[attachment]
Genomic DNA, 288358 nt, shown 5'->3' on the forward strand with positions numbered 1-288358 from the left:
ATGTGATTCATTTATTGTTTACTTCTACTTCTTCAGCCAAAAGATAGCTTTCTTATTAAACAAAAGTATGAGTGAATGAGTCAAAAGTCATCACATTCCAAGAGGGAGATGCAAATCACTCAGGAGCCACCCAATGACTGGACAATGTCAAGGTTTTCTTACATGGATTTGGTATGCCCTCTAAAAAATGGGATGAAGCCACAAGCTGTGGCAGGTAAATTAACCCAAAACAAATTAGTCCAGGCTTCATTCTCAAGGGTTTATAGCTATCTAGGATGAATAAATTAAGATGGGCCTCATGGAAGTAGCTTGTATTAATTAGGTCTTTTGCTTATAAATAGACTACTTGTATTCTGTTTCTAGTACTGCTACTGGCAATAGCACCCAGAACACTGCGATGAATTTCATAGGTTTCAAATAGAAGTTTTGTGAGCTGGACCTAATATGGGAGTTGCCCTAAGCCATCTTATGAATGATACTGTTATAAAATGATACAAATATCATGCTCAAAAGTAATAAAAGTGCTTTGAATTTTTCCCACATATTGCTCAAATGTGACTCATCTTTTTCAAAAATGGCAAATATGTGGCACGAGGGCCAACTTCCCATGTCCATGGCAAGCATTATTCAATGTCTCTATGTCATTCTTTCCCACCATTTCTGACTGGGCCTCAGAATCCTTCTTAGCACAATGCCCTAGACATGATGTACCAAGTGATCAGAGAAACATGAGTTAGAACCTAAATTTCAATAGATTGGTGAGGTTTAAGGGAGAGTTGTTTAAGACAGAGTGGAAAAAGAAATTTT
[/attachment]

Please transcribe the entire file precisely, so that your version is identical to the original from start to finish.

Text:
Genomic DNA, 288358 nt, shown 5'->3' on the forward strand with positions numbered 1-288358 from the left:
ATGTGATTCATTTATTGTTTACTTCTACTTCTTCAGCCAAAAGATAGCTTTCTTATTAAACAAAAGTATGAGTGAATGAGTCAAAAGTCATCACATTCCAAGAGGGAGATGCAAATCACTCAGGAGCCACCCAATGACTGGACAATGTCAAGGTTTTCTTACATGGATTTGGTATGCCCTCTAAAAAATGGGATGAAGCCACAAGCTGTGGCAGGTAAATTAACCCAAAACAAATTAGTCCAGGCTTCATTCTCAAGGGTTTATAGCTATCTAGGATGAATAAATTAAGATGGGCCTCATGGAAGTAGCTTGTATTAATTAGGTCTTTTGCTTATAAATAGACTACTTGTATTCTGTTTCTAGTACTGCTACTGGCAATAGCACCCAGAACACTGCGATGAATTTCATAGGTTTCAAATAGAAGTTTTGTGAGCTGGACCTAATATGGGAGTTGCCCTAAGCCATCTTATGAATGATACTGTTATAAAATGATACAAATATCATGCTCAAAAGTAATAAAAGTGCTTTGAATTTTTCCCACATATTGCTCAAATGTGACTCATCTTTTTCAAAAATGGCAAATATGTGGCACGAGGGCCAACTTCCCATGTCCATGGCAAGCATTATTCAATGTCTCTATGTCATTCTTTCCCACCATTTCTGACTGGGCCTCAGAATCCTTCTTAGCACAATGCCCTAGACATGATGTACCAAGTGATCAGAGAAACATGAGTTAGAACCTAAATTTCAATAGATTGGTGAGGTTTAAGGGAGAGTTGTTTAAGACAGAGTGGAAAAAGAAATTTT